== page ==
Getting started on a gluten free diet


Has your child recently been diagnosed with Coeliac disease? Not only is it a very emotional time for both you and your child as you come to terms with the diagnosis, it can be extremely overwhelming knowing where to begin. To help you feel more confident managing your child’s new diagnosis of coeliac disease I have put together some tips on getting started on a gluten free diet.


Focus on naturally gluten free foods

The first step is knowing what foods are naturally gluten free. Focus on planning your child’s meals and snacks around naturally gluten free foods such as fresh fruits, vegetables, lean protein (e.g. plain meat/chicken/fish, eggs, legumes, nuts and seeds), grains (e.g. rice, quinoa, corn, millet, amaranth, buckwheat, sorghum and teff) and plain dairy products.  It is also helpful to focus on easy swaps rather than complete new meals e.g. swapping regular pasta for gluten free pasta.


Know what to look for when reading for labels

It can be quite overwhelming when faced with all the different products in the supermarket trying to find options which are suitable. Below are some questions to ask yourself when determining if a product is suitable on a strict gluten free diet


1. Is the product labelling gluten free? 

If yes, you can be confident that the product is gluten free. The gluten free label overrides the ingredient list.


2. Does the product have the Coeliac Australia Endorsement Logo?

If the product has the endorsement logo it has undergone testing and is gluten free.

3. Is the product gluten free by the ingredient list?

If an ingredient is derived from wheat, rye, oats or barley this MUST be declared on the label. If you do not see wheat, rye, oats or barley on the label then there is no gluten containing ingredients and the product is gluten free.

There are however exceptions to this rule where a product may be gluten free despite containing  an ingredient derived from a gluten. This is due to the ingredient being so highly processed that there is no actual gluten left. The three most common ingredients are glucose syrup (wheat), caramel colour 150 (wheat) and dextrose (wheat). Some others include fructose (wheat), maltose (wheat), sorbitol (wheat), malitol 965 (wheat), gluconodelta-lactone 575 (wheat), glutamate based flavours 620-625 (wheat). These ingredients are suitable on a gluten free diet.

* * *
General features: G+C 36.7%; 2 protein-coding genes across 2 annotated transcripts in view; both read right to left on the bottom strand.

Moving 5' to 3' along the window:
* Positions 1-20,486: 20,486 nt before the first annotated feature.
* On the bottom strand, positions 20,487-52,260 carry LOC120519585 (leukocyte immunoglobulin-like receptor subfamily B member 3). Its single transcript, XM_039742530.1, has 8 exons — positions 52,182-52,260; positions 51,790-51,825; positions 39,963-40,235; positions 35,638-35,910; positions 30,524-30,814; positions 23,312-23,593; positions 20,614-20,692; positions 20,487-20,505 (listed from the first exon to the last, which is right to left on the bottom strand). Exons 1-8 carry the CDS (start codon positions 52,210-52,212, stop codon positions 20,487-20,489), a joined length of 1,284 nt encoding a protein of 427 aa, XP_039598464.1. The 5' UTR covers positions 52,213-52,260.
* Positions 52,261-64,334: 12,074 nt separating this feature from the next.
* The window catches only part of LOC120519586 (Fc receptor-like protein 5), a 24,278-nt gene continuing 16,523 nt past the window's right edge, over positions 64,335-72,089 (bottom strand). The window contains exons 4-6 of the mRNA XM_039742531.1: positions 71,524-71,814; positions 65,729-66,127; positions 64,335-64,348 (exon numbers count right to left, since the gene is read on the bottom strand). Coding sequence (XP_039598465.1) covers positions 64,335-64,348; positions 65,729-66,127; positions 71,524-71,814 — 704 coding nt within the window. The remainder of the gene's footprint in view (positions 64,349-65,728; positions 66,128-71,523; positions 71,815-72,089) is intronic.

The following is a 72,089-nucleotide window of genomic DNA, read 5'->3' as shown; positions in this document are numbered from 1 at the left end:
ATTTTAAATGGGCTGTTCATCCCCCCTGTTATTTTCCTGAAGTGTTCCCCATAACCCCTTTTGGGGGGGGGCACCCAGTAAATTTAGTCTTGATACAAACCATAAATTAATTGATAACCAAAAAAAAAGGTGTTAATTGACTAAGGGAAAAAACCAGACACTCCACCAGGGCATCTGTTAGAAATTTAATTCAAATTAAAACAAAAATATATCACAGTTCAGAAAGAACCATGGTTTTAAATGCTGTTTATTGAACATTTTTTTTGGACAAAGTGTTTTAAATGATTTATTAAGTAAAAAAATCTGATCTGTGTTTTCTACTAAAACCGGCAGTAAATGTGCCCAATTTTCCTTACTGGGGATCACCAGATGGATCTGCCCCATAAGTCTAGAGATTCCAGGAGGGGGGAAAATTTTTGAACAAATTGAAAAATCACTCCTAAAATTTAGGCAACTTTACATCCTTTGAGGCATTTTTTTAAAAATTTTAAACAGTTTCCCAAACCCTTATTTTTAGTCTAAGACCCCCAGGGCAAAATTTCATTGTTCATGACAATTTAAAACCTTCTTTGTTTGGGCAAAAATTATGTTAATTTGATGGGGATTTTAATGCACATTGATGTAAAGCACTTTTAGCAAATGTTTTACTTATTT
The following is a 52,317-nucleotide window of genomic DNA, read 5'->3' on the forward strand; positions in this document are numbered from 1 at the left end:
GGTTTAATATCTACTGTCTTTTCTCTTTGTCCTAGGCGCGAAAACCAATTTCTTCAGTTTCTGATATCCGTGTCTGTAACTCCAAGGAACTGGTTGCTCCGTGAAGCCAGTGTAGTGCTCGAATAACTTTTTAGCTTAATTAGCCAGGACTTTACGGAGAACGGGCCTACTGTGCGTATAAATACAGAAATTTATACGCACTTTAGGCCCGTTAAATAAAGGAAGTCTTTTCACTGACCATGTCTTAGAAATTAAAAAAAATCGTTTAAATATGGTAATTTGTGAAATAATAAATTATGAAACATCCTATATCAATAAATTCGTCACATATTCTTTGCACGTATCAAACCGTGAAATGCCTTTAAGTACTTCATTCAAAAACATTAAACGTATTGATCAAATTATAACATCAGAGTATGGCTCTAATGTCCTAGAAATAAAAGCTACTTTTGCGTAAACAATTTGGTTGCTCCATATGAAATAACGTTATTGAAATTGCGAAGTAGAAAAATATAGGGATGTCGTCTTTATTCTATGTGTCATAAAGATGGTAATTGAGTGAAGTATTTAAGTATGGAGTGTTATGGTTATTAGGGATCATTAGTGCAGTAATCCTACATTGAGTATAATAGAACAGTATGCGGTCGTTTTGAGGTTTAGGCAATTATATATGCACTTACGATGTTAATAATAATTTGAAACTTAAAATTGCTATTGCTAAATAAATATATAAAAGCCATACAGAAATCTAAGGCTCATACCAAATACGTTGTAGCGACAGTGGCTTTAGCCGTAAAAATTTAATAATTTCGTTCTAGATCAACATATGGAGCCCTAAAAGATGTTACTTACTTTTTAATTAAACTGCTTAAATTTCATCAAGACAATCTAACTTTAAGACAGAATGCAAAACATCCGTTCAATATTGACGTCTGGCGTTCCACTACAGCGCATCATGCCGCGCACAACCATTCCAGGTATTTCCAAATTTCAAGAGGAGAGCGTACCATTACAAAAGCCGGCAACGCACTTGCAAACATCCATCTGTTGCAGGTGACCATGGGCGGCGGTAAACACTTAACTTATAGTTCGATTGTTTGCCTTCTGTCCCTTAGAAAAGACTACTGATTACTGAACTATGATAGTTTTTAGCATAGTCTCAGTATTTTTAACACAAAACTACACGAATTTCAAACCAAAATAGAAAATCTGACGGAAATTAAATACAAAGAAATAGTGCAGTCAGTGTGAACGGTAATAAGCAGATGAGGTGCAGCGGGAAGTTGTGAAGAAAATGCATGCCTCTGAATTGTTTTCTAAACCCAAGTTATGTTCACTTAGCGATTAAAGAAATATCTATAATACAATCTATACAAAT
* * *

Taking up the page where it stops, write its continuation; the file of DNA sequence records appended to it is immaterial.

I would recommend downloading the Coeliac Australia Ingredient list app as it is perfect for checking ingredients if in doubt when shopping. A booklet version is also available for Coeliac Australia members.


4. Does the product contain advisory statements?

Summary advisory statements will sometimes appear below the ingredient list, for example ‘contains gluten’ or ‘contains wheat’. These are used to summarise the presence of allergens in the product. Products with these statements should be avoided. The only exception would be if you can determine that the ‘contains gluten’ or ‘contains wheat’ statement is due to a highly processed gluten derived ingredient which is actually gluten free e.g. glucose syrup (wheat). If you are unsure if a product is suitable please avoid and check with your dietitian.

Some products will also use cross contact advisory statements such as ‘may contain gluten’ or ‘manufactured on the same line as gluten containing products. These products indicate a risk of potential cross contamination and are not suitable on a gluten free diet.


Be Aware of Cross Contamination Risk

It is so important to be aware of cross contamination risk as even as little as 50mg gluten, which is the equivalent to one hundredth of a slice of bread can cause damage to the small intestine. Some simple strategies to reduce risk of cross contamination include:

  • Wiping chopping boards thoroughly with a clean cloth to remove any crumbs and ensure utensils such as tongs, spoons, knives, saucepans are cleaned before preparing gluten free food
  • Have separate toasters
  • Ensure BBQ grills and sandwich makers are clean before using
  • Use separate butter and spread containers and label them as gluten free
  • Store gluten free products and ingredients in separate sealed containers and clearly label all foods if they have been removed from original packaging
  • Always use separate water in a clean pot for cooking gluten free pasta. When straining use a separate strainer for gluten free pasta or strain it first.
  • Watch out for chocolate sprinkles used on hot drinks as they often contain gluten
  • Ensure clean oil when frying foods. If eating out always ask if a separate fryer is used for gluten free products or if gluten containing products are used in the fryer.
  • If eating out always speak to the restaurant or host in advance to discuss dietary requirements. If your child is attending a party or social event at a family or friend’s home it can also be handy to offer to bring foods that your child can safely eat.


If you want to feel more confident managing your child’s Coeliac Disease book in an appointment HERE